Chicago's "Killer B's" Are Ready
|Chicago's version of the "Killer Bs" are about to invade Vancouver.
The Blackhawks have four players on Team Canada's roster for the pressure-packed World Junior Championship that starts today in Vancouver and, coincidentally, their last names all begin with the letter "B."
There's defenseman Cam Barker of the Medicine Hat Tigers of the major junior Western Hockey League, and forwards Daniel Bertram of Boston College, Michael Blunden of Erie of the Ontario Hockey League and David Bolland of London of the OHL. Barker is the lone returning player from Team Canada's 2005 squad that won the gold medal last year in North Dakota.
"We're kidding each other about training camp. We watch the NHL highlights together and talk a lot about the Blackhawks," says Barker. "It's sort of neat that we're all on the same team and we'll be up against some other guys who were drafted by Chicago. I am anxious to see them."
The Blackhawks also have two players on the American roster in Jack Skille and Nathan Davis, along with Jakub Sindel and Karel Hromas of the Czech Republic. Hromas was named captain when the Czechs arrived in Canada.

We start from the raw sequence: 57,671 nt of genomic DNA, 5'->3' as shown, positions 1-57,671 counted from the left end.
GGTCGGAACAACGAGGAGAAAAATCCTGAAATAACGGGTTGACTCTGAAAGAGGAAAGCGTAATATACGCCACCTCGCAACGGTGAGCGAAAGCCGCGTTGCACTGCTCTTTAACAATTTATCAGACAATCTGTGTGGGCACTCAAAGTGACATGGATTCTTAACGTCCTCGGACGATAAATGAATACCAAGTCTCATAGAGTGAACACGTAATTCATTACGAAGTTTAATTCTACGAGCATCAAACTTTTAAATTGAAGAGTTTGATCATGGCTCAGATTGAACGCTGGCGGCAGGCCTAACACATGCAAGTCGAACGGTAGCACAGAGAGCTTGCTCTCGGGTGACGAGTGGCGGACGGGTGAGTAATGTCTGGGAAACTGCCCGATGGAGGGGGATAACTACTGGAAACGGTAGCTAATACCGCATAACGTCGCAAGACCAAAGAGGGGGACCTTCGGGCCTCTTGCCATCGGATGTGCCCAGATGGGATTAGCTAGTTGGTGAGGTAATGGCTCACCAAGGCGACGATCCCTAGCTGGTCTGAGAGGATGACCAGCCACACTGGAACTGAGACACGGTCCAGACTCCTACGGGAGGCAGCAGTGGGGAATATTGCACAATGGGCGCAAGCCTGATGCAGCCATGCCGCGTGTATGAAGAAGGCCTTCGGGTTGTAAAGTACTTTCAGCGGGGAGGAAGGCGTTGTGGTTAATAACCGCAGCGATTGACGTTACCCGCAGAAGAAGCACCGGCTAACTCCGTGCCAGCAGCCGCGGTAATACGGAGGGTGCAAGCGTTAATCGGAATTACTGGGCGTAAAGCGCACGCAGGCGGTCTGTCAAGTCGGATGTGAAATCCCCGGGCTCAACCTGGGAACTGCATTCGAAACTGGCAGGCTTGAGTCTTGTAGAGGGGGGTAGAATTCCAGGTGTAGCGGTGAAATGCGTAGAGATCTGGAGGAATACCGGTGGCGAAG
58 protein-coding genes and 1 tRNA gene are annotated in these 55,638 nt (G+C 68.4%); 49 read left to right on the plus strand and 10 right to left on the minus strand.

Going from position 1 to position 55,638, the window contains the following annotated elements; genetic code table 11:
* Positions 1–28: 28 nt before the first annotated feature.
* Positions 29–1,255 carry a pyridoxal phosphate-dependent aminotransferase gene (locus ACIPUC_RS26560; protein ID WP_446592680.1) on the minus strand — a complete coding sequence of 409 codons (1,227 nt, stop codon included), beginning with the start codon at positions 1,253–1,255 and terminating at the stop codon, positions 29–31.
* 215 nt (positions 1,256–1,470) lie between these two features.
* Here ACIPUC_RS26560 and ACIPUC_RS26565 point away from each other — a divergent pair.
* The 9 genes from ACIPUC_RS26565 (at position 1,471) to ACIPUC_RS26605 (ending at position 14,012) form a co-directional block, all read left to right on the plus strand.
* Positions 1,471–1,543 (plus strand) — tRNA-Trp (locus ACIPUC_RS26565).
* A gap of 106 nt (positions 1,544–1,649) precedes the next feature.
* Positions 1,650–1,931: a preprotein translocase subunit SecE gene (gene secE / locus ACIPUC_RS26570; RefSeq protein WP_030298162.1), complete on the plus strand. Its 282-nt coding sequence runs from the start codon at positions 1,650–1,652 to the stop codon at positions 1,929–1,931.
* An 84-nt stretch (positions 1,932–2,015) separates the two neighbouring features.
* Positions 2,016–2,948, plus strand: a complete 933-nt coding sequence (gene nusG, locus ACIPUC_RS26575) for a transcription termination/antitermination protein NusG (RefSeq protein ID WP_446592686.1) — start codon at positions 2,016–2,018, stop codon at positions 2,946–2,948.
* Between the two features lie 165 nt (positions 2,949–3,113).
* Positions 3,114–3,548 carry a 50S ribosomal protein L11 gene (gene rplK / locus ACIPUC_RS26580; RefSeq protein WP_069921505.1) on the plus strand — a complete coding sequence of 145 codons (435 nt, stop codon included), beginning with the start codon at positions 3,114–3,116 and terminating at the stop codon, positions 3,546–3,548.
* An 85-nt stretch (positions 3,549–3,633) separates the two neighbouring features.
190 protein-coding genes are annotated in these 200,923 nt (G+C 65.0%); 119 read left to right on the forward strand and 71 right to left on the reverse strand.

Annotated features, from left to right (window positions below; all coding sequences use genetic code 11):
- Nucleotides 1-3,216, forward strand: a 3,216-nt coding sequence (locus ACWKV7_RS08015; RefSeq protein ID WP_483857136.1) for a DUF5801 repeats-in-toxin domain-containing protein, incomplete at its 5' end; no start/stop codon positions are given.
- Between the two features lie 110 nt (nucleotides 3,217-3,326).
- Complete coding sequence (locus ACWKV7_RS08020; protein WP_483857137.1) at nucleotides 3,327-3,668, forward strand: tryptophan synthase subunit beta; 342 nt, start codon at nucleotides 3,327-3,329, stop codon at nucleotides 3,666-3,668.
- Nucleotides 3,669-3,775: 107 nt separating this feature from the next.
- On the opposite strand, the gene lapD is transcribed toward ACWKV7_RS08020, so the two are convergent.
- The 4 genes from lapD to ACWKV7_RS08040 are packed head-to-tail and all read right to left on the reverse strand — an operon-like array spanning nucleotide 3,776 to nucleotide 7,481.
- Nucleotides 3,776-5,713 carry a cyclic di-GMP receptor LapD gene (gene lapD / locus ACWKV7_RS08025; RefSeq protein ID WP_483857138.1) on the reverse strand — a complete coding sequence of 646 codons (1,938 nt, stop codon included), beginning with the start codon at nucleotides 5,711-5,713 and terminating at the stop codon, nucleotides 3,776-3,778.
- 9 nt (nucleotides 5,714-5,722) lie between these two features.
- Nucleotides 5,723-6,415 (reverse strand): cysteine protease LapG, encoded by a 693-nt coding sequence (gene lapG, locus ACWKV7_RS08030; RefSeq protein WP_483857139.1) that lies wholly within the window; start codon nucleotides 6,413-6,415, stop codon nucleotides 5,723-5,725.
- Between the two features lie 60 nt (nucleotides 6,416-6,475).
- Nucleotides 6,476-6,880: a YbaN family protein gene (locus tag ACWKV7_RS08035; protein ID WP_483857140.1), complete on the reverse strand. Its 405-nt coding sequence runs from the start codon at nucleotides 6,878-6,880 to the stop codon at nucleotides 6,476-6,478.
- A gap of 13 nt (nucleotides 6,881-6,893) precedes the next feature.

With 8 players in the tournament, Chicago is among the league leaders when it comes to representation in the tournament that features the top players 19 and under.
Canada is grouped in a pool with the United States, Finland, Switzerland and Norway. Russia, the Czech Republic, Slovakia, Sweden and Latvia are in the other pool.
The annual 10-team World Junior Championship is a must-see event for Blackhawks GM Dale Tallon, who plans to scout the tournament for about a week.
What makes the World Juniors a must-see event is simple: It is hockey's ultimate coming-out party. The World Juniors provides scouts and fans the first glimpse of the NHL's future stars.
"We look at Brent Seabrook playing on our team and I think he became a different person and a player after the success they had. He felt good about himself and he felt better after the tournament," says Tallon. "Usually there is a bit of a lull after the tournament, they are so high and they bounce back but he became a better player and he became more confident as a result of it.
"At our training camp this year, Blunden was terrific as an 18-year-old and he was one of our best players. And when he left our camp he left with a lot of confidence and enthusiasm and that carried over to his regular season play."